Plant Based Insect Repellents

Though we can walk into a store and purchase spray on bug repellent, traditional ways to keep bugs away included certain plantings, hanging plants in the home, burning plants as fumigants and making infused oils to apply to skin or clothing. Plants traditionally used to repel bugs have been proven to be quite effective.

Many people choose DEET-free repellents for health concerns. Even though essential oils are plant derived, they are highly concentrated. We should keep in mind that plants used to deter or repel insects contain components that could be toxic for people too and should be used with care. Essential oils are intended to be diluted and many of them have been proven safe in small concentrations. Some plants are found to be carcinogens, including anise, basil and rosemary – which are also used as cooking spices.

The most common hazards of insect repelling plants are sensitization, phototoxicity and/or skin irritation. Sensitization is a slower immune response than an immediate allergic reaction that takes 12 to 21 days of repeated exposures. Phototoxic means it can cause one to be more sensitive to the sun or light and basically makes it easier to become sunburned. Irritation is a surface reaction on the skin.

These hazards seem small in contrast to the warnings on DEET, but we should be aware that mores research on plants could be needed. In a study authored by Sinha et al, essential oils of palmarosa, citronella, lemongrass, and vetiver were concluded to be safe for human consumption at low concentrations. In contrast, we are warned to contact poison control upon any consumption of DEET.

Turmeric plants.  Picture by Sengai Podhuvan under Attribution-Share Alike 3.0 Unported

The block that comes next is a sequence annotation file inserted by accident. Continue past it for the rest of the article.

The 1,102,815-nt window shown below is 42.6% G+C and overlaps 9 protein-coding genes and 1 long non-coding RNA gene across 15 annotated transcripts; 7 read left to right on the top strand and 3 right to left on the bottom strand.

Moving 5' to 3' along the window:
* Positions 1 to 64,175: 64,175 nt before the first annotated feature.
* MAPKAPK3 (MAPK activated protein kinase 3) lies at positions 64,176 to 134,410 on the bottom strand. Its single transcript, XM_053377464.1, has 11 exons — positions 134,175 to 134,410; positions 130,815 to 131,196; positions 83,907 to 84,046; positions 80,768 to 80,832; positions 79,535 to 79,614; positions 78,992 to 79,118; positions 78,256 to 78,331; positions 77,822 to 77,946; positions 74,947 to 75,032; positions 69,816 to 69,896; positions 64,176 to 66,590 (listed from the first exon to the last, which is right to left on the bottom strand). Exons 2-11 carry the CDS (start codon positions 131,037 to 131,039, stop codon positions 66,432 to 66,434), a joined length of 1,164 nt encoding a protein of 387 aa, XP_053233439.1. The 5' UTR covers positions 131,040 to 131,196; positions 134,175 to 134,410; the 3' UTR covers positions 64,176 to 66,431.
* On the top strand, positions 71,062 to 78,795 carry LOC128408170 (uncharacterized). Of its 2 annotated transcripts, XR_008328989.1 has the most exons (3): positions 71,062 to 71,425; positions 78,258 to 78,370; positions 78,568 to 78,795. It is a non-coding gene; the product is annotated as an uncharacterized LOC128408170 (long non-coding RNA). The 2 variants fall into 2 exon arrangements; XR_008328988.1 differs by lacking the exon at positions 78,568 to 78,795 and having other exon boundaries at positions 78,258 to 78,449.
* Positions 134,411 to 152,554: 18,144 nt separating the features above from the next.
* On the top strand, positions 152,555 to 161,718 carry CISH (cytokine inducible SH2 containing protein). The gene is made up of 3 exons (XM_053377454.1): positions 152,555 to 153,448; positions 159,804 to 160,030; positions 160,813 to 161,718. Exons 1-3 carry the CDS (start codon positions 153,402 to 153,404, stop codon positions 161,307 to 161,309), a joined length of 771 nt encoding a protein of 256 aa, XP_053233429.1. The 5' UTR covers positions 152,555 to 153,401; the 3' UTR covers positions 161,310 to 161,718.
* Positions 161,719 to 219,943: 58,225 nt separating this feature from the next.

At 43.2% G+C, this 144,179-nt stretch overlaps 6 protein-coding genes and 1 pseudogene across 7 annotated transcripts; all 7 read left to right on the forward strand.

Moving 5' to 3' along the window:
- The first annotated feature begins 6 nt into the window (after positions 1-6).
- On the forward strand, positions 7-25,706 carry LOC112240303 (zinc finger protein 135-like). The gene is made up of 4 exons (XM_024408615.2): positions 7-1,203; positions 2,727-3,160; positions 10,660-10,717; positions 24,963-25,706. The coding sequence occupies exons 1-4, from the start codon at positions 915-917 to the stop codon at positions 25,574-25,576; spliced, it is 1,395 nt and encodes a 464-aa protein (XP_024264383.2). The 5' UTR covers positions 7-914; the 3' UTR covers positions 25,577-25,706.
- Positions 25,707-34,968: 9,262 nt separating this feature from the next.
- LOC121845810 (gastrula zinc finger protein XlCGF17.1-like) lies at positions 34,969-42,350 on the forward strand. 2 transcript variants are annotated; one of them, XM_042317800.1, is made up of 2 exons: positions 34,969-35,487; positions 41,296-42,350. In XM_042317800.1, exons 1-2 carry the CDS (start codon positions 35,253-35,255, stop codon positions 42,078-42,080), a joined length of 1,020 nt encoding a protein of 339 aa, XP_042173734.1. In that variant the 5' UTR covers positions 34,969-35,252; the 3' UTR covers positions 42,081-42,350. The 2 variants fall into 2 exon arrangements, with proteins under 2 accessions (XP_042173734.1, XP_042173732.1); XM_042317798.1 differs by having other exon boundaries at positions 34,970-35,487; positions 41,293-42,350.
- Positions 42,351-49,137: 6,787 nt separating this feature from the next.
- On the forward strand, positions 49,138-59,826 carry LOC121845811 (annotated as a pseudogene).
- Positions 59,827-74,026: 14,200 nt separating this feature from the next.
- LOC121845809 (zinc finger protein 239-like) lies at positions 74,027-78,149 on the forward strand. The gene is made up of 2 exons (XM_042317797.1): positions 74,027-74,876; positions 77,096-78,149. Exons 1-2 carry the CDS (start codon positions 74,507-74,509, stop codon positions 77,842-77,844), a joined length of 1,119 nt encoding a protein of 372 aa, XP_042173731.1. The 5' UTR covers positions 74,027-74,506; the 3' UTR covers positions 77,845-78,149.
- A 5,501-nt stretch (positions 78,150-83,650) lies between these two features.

Ocimum americanum, often called hoary or lemon basil, has been used as a house plant to deter bugs. It’s also culinary! Picture by Katharva under  Attribution-Share Alike 3.0

A few plants that have been proven effective and their tested uses are listed in the table below. A more detailed version of this chart can be found in this very educational and interesting article by Maia and Moore including rates of repellency protection. They also include a chart of safe concentrations possible hazardous natural repellents.

As an example of their efficacy, a mix of 100% turmeric essential and 5% vanillin applied topically provided 100% protection against Ae. aegyptifor 4.5 hours, 100% protection against C. quinquefasciatus for 8 hours and 100% protection against An. dirusfor 8 hours.

Palmarosa essential oil applied topically provided 100% protection against An. culicifacies for 12 hours and 96.3% protection against C. quinquefasciatus for 12 hours.

Katie Wells wrote a fabulous blog post ‘All-Natural Homemade Bug Spray Recipes That Work!’ See her blog for more information.

Her recipes utilize essential oils, witch hazel, vegetable glycerin, and loose bulk herbs – all of which we carry in our stores.

Dried herbs can be found in our bulk section. You can get whatever amount using our plastic baggies, scoops and scale. You can also bring your own containers and if you need, we can help you tare the container, so you don’t pay for extra weight.

Listed below are some insect repellent products we carry with links to their descriptions and ingredient lists. If you are interested in a specific brand, you can call us before you come in to make sure it is at the location you would like to visit. We can even look into special ordering a brand we don’t currently have!

All Terrain Herbal Armor

Fit Organic Mosquito Repellent

Cedarcide Original Biting Insect Spray
Made from natural cedarwood oil.

Quantum Health Buzz Away

YAYA Squito Ban and YAYA Tick Ban

Medella Naturals Insect and Mosquito Repellent

Nantucket Spider Bug Repellent

Bulk dried herbs at the Muskegon River Street store.


Maia, Marta Ferreira, and Sarah J Moore. “Plant-Based Insect Repellents: a Review of Their Efficacy, Development and Testing.” Malaria Journal, vol. 10, no. S1, 2011, doi:10.1186/1475-2875-10-s1-s11.

Sinha, Sonali, et al. “Evaluation of Toxicity of Essential Oils Palmarosa, Citronella, Lemongrass and Vetiver in Human Lymphocytes.” Food and Chemical Toxicology, vol. 68, 2014, pp. 71–77., doi:10.1016/j.fct.2014.02.036.

The information provided on this site is intended for your general knowledge only and is not a substitute for professional medical advice or treatment for specific medical conditions. You should not use this information to diagnose or treat a health problem or disease without consulting with a qualified healthcare provider. Please consult your healthcare provider with any questions or concerns you may have regarding your condition.

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